Research Output
Early death and causes of death of people with Down syndrome: A systematic review
  Background: It is thought that people with Down syndrome die younger than the general population, but that survival rates are improving.
Methods: Five databases were searched for key words related to intellectual disabilities, Down syndrome, and mortality. Strict inclusion criteria were applied. Information from 34 selected studies was tabulated, extracted and synthesised.
Results: People with Down syndrome died about 28 years younger than the general population. Congenital heart anomalies, comorbidities, low birth-weight, and black and minority ethnicity influenced earlier age of death, as did younger maternal age and poorer parental education. Congenital heart anomalies and respiratory conditions were the leading causes of death, and more common than in the general population. Survival rates have improved over time, particularly for those with congenital heart anomalies.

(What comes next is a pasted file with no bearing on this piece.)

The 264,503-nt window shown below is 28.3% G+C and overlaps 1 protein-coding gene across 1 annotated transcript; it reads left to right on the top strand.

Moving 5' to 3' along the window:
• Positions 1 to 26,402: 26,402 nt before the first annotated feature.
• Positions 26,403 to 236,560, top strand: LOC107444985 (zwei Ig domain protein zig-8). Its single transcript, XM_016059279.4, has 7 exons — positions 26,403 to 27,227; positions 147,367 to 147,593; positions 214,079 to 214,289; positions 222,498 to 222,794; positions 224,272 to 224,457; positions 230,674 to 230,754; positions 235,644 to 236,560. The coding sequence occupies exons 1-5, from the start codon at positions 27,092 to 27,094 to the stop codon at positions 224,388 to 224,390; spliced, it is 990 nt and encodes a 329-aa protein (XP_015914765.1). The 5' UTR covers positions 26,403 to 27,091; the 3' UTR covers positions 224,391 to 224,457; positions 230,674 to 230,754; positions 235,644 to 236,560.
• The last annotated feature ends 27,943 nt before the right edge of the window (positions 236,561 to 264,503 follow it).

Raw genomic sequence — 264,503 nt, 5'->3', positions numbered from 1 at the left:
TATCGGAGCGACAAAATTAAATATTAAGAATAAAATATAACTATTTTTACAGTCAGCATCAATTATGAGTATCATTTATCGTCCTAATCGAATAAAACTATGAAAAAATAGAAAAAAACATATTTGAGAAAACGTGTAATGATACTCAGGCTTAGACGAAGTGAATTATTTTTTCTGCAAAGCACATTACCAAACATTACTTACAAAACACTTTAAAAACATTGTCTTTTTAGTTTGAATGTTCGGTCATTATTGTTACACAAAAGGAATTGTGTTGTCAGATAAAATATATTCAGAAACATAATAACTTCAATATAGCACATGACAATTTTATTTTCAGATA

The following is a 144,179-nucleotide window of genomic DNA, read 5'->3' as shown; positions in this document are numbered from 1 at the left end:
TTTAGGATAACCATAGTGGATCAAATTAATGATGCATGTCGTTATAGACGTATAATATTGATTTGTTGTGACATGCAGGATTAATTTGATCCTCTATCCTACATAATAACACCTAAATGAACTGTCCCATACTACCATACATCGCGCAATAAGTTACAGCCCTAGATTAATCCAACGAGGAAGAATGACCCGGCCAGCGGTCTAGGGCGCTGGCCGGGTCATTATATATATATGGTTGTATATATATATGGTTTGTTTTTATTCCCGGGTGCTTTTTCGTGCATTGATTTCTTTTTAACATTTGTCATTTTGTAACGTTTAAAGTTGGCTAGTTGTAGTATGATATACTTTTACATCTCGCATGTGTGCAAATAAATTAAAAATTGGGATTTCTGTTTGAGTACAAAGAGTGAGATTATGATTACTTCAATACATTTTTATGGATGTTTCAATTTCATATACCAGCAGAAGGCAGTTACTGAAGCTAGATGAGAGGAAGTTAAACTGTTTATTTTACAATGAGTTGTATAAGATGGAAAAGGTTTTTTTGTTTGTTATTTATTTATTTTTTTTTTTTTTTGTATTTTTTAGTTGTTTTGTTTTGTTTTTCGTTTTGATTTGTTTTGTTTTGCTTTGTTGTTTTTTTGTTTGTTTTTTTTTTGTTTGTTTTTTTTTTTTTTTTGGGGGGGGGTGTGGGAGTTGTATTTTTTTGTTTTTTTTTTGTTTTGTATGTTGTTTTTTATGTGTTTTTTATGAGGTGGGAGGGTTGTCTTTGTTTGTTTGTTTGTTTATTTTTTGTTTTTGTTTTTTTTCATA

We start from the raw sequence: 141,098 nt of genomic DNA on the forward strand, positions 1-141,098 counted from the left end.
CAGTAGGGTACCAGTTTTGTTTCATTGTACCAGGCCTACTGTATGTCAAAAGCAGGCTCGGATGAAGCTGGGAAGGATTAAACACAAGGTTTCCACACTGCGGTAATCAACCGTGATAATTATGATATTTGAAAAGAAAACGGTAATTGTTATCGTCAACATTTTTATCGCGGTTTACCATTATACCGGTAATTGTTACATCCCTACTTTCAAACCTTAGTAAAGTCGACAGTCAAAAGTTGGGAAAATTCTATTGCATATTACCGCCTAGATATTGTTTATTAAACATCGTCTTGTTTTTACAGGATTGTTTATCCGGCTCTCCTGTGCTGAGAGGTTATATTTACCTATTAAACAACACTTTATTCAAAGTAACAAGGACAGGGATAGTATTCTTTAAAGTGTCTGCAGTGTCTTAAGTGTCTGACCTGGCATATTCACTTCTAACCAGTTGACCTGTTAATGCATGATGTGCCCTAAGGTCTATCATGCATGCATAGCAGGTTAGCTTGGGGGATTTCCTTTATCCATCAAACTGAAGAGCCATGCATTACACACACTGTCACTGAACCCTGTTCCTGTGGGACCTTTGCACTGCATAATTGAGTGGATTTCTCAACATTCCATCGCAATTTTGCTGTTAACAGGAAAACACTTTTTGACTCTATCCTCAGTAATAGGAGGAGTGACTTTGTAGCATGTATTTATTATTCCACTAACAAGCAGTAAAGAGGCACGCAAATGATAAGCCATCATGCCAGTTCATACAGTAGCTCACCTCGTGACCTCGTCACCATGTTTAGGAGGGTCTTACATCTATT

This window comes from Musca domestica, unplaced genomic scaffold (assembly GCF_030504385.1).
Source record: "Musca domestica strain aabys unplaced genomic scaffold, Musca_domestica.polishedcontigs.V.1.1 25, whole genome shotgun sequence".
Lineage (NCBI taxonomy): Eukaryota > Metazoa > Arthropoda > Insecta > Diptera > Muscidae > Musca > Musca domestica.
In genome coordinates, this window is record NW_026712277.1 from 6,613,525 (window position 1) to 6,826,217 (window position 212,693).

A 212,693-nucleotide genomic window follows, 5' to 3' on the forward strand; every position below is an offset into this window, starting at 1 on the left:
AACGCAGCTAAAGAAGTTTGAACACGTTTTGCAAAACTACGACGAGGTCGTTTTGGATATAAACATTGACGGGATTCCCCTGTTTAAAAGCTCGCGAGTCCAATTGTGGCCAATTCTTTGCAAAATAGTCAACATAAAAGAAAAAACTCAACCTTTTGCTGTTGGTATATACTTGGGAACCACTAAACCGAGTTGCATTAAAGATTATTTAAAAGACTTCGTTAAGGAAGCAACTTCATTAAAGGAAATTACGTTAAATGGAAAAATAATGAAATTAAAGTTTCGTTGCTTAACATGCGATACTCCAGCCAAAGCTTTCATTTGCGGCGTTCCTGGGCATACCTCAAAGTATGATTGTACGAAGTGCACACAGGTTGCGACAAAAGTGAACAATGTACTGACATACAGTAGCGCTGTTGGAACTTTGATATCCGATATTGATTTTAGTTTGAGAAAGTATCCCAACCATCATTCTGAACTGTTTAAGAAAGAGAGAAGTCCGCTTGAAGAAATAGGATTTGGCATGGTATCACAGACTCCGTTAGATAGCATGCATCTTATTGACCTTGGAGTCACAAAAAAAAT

Conclusions: People with Down syndrome are living longer but still die younger, of different causes than the general population. More robust comparative data is needed, and ethnic differences require further study.

  • Type:


  • Date:

    24 March 2018

  • Publication Status:


  • DOI:


  • ISSN:


  • Library of Congress:

    HV Social pathology. Social and public welfare

  • Dewey Decimal Classification:

    362 Social welfare problems & services

  • Funders:

    Scottish Government; Scottish Government via the Scottish Learning Disabilities Observatory


O'Leary, L., Hughes-McCormack, L., Dunn, K., & Cooper, S. (2018). Early death and causes of death of people with Down syndrome: A systematic review. Journal of Applied Research in Intellectual Disabilities, 31(5),



cause of death; health inequality; intellectual disability; life expectancy; mortality; systematic review

Monthly Views:

Available Documents